Introduction: Arduino Cyclone Game
I have never played the real cyclone arcade game but I like the idea to play with our reaction time.
I designed a miniaturized game. It consists in 32 LEDs forming a circle, the LEDs lights up one by one as a led chaser. The goal is to press a button when the red LED lights up.
- 29x green led
- 2x yellow led
- 1x red led
- 1x 12mm led push button
- 4x 74HC595
- 1x Arduino nano
- Ø3mm tube 46mm long
- 1x I2C OLDE display 128*32
- 3D printer
- primer + paint
- sand paper
- soldering iron
- Mini USB cable + USB power source
Step 1: Rules
I added to this game its own score rules as well as speed changes to make it more challenging,
-if you stop on the red led : the score increases by a value between 4 and 20 depending on the speed. The speed increases by 2%.
-if you stop on a yellow led : the score increases by 2 and the speed increases by 10%
-if you stop on a green led : game over
I also added a bonus for really skilled players !
-if you stop on the red led 3 times in a row while the speed is above 80% : the speed returns to 20% ! (stars indicate the progression of that bonus)
the first LED to lights up is chosen randomly by the arduino as well as if it turns clockwise or counterclockwise.
Step 2: Prototyping
That was the step where I tested all kinds of scoring rules. The arduino nano board does not have enough output pins to drive 32 LEDs so I used four 74HC595 chips, each one driving 8 Leds, those are working really well and it uses only 3 arduino output pins !
I made this circuit diagram:
Step 3: The Enclosure
The enclosure has been designed in Fusion 360, it is composed of 4 parts.
You can find the .STL and .f3d files on Cults3D HERE
The upper body will require supports to print. I printed all the parts using PLA ice filament with default settings on Cura, and 3D printed on a Creality Ender3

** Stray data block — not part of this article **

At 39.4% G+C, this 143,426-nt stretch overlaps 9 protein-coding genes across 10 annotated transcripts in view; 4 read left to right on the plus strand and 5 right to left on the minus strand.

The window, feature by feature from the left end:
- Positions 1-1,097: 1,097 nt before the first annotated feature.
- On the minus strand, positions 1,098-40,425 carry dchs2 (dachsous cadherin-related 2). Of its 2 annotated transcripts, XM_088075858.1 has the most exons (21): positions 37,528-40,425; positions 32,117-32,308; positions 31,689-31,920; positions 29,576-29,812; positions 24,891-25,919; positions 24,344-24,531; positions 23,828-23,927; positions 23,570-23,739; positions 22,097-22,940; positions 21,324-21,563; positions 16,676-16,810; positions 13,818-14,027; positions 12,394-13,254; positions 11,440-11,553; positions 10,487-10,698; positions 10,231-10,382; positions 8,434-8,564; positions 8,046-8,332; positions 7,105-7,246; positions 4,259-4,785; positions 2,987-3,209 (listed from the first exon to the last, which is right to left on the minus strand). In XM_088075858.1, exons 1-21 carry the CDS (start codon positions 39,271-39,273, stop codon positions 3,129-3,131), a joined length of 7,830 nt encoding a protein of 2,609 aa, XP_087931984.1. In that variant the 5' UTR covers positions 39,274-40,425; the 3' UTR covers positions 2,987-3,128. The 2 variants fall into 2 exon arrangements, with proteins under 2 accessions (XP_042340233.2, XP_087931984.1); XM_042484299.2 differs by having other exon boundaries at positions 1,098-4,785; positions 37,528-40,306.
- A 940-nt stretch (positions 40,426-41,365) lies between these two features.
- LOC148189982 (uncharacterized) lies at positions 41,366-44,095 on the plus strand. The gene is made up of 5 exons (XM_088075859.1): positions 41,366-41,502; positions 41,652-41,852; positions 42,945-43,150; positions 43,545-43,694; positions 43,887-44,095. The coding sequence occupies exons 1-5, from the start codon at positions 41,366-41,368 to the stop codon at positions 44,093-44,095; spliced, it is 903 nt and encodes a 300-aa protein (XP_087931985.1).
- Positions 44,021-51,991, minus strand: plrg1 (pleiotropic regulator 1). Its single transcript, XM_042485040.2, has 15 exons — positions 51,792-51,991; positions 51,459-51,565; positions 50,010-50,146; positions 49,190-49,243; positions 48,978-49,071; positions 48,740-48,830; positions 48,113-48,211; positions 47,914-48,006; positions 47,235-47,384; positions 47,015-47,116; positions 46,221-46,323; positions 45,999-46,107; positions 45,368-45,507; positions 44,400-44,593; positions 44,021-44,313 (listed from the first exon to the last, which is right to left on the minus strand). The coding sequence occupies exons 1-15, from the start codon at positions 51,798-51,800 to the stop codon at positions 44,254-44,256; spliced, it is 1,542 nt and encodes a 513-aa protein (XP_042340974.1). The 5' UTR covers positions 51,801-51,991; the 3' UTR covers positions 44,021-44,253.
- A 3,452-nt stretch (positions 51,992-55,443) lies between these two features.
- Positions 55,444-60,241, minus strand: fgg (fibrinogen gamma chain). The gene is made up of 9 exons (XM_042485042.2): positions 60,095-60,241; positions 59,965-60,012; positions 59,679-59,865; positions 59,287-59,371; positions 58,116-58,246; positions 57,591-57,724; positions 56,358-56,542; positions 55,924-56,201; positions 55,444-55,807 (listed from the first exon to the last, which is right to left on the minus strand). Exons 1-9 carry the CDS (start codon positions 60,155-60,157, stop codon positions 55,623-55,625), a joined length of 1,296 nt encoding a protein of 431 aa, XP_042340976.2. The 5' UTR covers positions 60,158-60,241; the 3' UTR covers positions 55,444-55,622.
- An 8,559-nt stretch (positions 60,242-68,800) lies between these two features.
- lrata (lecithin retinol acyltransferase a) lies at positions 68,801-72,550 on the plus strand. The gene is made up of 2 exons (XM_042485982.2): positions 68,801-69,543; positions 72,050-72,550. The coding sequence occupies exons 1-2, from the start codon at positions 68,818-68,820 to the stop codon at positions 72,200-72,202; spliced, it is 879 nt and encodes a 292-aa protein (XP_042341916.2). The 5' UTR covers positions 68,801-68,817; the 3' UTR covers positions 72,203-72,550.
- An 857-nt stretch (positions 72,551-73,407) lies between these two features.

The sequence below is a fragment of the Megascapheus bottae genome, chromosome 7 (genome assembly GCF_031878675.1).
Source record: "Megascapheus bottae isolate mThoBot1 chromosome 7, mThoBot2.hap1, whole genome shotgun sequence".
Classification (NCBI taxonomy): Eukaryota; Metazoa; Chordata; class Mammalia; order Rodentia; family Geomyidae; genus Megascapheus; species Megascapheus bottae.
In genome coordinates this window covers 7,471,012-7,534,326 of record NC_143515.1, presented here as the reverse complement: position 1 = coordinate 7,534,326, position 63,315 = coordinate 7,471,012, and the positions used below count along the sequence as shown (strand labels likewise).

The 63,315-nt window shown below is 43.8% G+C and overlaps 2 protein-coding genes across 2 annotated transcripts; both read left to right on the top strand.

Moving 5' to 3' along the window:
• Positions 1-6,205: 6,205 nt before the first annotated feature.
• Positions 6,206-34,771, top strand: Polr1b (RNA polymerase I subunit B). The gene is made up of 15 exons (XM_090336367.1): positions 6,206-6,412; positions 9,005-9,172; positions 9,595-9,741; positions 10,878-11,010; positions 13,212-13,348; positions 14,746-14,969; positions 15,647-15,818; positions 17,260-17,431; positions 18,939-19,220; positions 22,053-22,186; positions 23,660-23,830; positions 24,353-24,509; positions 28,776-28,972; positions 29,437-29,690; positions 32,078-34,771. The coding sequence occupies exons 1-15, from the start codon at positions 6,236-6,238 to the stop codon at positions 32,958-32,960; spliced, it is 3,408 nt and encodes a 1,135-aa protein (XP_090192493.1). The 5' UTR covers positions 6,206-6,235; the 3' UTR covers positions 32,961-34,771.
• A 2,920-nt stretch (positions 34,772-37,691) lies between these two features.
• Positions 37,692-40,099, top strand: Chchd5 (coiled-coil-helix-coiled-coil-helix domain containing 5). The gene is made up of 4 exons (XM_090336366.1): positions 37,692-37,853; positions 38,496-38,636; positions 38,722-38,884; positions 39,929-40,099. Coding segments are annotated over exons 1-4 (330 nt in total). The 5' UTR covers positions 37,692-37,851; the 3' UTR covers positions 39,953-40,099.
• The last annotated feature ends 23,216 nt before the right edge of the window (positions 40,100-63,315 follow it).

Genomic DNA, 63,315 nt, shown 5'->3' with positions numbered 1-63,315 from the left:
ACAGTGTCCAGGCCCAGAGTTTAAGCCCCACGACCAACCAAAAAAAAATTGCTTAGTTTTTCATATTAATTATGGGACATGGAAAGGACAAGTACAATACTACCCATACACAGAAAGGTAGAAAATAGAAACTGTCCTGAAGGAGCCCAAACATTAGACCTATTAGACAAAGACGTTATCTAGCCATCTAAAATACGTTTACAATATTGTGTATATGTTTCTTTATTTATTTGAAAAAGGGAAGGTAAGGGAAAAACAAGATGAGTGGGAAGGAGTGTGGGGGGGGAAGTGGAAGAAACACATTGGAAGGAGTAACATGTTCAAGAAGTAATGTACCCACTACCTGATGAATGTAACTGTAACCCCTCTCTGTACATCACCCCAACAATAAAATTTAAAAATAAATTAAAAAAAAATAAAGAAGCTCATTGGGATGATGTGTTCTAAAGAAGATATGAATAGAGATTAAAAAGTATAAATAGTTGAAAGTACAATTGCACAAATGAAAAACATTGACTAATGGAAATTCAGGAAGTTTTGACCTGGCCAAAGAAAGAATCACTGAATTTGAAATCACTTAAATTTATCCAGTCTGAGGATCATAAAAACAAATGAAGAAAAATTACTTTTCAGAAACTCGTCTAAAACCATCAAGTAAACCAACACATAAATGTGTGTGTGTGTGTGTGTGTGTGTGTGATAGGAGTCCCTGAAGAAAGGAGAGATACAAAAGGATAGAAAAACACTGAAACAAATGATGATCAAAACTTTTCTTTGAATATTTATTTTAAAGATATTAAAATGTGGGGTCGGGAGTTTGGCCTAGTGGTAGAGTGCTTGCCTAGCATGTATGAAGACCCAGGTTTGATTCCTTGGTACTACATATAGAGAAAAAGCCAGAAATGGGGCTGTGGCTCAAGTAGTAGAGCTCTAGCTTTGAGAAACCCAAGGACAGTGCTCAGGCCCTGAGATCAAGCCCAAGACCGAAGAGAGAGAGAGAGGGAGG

For this project I wanted to try a finishing technique for 3D printing.
here is what the 3D print looks like ...
I first sanded the pieces with 120 to 800 grit sandpaper
I applied a primer coat
I sanded it again with 800 grit sandpaper
Then I added 3 coats of black spray paint
here you have the "before and after" comparaison :
Step 4: Assembly
- place the 32 LEDs in the holes of the upper body (negative inside, positive outside)
- bend the negative legs in order to solder them together
- place the first 74HC595 here upside down and solder the LEDs according to the diagram on step 2
- link the four chips with really thin wires also according to the circuit diagram.
- solder four wires to the OLED display and pass those through the tube like that:
- solder all the wires to the Arduino.
- glue the arduino board in place with hot glue.
- clip the upper body on the lower body and clip the front oled box.
Step 5: Have Fun!
Now, you just have to plug the arduino to a 5V power source (power bank, laptop,...)
then it will start by itself.
Try to make the highest score !
Mine is 1152 good luck!
Participated in the
Toys and Games Challenge